The other night we watched yet another of those “disasters of the Apocalypse” shows that seem to pop up with almost absurd frequency these days. It’s usually the Discovery Channel, or the History Channel, or the Learning Channel, but they’re on all the time. I suppose it has something to do with the ominous approach of 2012, the year the Mayan calendar ends and a bunch of people believe “the big one” is going to go up.
Didn’t the Mayans live a thousand years ago? Their calendar probably ended in 2012 simply because they found more entertaining ways to occupy their time. Hopefully the weight that lots of people give to this nonsense is mostly just a figment of my imagination, because if it’s not, then there are a lot of people that haven’t (unlike the Mayans) found more entertaining ways to occupy their time.
But I digress. Anyways, this show was one we hadn’t seen before and was narrated by Samuel Jackson. It was sort of a countdown of the various ways lots of people could get killed by disasters. There was a big rainstorm over California at Number 5. Number 4 I can’t remember, but I’m sure it was worse than a container of duck toys spilling into the Pacific. Numbers 2 and 1 were completely predictable. Two was a massive tsunami caused by a volcanic eruption and landslide at La Palma island in the Azores…this has been described on a dozen different “what-if” shows. And of course, Numero Uno was the mega-volcano erupting in Yellowstone, which would lay waste to most of the American existance. Again, we are not surprised, as this potential disaster is also well-known.
It was Number 3 that most caught my attention…an earthquake. To be more specific, an earthquake in the Midwest. Earthquakes in this area aren’t nearly as famous as those occurring around the Pacific Rim and the corresponding Ring of Fire, because they’re so rare. But when the bigger ones hit, they pack a powerful wallop.
The most famous of the “Midwest” quakes on record was a series of temblors that culminated in a tremendous quake in February of 1812. Centered over southeast Missouri, northeast Arkansas, and western Tennessee, the biggest ones were felt over a 1,000,000 square miles and damage was recorded as far away as Maine.
But it all began 200 years ago today…December 16, 1811.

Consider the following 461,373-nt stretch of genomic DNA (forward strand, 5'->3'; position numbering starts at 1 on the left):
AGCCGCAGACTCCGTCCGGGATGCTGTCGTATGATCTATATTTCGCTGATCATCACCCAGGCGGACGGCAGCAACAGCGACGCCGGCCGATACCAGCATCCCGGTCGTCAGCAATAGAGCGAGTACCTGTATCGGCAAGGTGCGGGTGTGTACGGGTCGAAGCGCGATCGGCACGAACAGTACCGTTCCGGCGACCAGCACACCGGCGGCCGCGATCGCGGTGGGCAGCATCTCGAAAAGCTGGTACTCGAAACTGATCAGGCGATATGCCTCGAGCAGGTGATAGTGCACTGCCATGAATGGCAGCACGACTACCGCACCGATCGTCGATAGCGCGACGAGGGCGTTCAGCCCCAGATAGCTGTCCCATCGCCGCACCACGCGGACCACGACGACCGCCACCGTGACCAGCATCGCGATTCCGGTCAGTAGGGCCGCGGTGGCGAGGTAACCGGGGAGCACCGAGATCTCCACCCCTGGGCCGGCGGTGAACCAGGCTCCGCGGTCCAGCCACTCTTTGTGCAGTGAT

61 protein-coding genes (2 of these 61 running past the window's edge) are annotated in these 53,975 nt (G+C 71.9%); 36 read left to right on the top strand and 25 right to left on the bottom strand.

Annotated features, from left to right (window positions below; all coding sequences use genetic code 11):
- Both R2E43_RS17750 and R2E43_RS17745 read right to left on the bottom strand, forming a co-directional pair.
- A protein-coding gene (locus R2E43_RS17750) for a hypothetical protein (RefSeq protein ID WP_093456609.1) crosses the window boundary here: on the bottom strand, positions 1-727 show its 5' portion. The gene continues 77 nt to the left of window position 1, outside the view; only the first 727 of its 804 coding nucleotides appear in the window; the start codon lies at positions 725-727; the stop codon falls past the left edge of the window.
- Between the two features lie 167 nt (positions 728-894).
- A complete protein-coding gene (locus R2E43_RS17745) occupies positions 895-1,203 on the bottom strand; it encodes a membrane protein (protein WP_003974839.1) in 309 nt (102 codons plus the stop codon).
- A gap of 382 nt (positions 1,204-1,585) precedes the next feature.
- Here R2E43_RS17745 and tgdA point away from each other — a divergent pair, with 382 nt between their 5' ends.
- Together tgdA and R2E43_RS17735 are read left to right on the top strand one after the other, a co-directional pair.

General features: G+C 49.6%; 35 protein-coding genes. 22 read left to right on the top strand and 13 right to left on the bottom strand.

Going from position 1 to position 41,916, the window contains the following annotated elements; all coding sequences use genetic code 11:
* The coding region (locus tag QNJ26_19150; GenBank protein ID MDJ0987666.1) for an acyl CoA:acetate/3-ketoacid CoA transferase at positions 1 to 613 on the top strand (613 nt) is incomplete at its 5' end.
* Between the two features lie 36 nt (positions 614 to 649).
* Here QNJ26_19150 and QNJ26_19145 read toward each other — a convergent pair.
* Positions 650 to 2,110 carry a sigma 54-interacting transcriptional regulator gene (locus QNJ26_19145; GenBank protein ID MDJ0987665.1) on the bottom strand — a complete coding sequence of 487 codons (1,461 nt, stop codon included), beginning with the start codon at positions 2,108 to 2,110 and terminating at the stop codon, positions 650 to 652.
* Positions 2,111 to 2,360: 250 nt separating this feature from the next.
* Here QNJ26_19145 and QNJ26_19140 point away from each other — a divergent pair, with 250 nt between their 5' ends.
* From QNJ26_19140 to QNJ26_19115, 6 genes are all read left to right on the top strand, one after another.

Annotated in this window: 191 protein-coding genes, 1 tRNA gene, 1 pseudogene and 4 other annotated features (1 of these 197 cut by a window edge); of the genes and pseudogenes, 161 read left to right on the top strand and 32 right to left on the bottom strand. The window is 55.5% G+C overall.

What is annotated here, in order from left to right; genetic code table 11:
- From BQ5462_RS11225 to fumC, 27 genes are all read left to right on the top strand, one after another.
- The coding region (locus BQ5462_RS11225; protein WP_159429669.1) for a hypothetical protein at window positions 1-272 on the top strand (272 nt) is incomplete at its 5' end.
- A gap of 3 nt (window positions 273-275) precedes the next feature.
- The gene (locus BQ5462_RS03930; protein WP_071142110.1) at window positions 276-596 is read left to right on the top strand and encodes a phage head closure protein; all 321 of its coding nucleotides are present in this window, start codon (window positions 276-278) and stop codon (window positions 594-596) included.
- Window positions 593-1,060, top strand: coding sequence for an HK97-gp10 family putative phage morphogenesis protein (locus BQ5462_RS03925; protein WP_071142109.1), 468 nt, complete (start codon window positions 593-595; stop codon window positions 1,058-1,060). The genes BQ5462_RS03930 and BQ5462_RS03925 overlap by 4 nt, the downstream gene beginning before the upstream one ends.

At 2:15 in the morning, people along the New Madrid Fault were thrown from their beds by a tremendous rumbling. They scrambled out of their crumbling homes and got a night-time view of the apocalypse, as the landscape heaved and bucked like a drunken man, under the influence of a quake that would have registered close to 8.0 on the Richter Scale. There were sand blows and landslides, soil liquifaction and, to hear the locals tell it, a brief reversal of the mighty Mississippi River.
Six hours later, another quake similar in scope struck the region again. Too large to be an aftershock, it classifies as its own separate quake. People all over the region were terrified, looking heaven-ward and awaiting the arrival of the Four Horsemen. Damage was extensive, but deaths relatively light because the population was sparse.
For many years, scientists believed that major earthquakes struck along the New Madrid Fault every couple of hundred years. And guess what?…we’re at exactly 200 years today. But seismic activity along the fault has dwindled to a relative handful of very small shakers each year. I read somewhere that geologists think the fault might be seizing up to a point where quakes no longer occur.
But for the millions of residents that live in St. Louis, Kansas City, Memphis, Chicago, and other large cities in the region, there is that small concern. I live in central Iowa, several hundred miles from the fault, but I think about it all the time. Homes in the Midwest are built with tornadoes (and in recent years, flooding) in mind, not earthquakes.
A repeat of the quakes that began two centuries ago would be cataclysmic.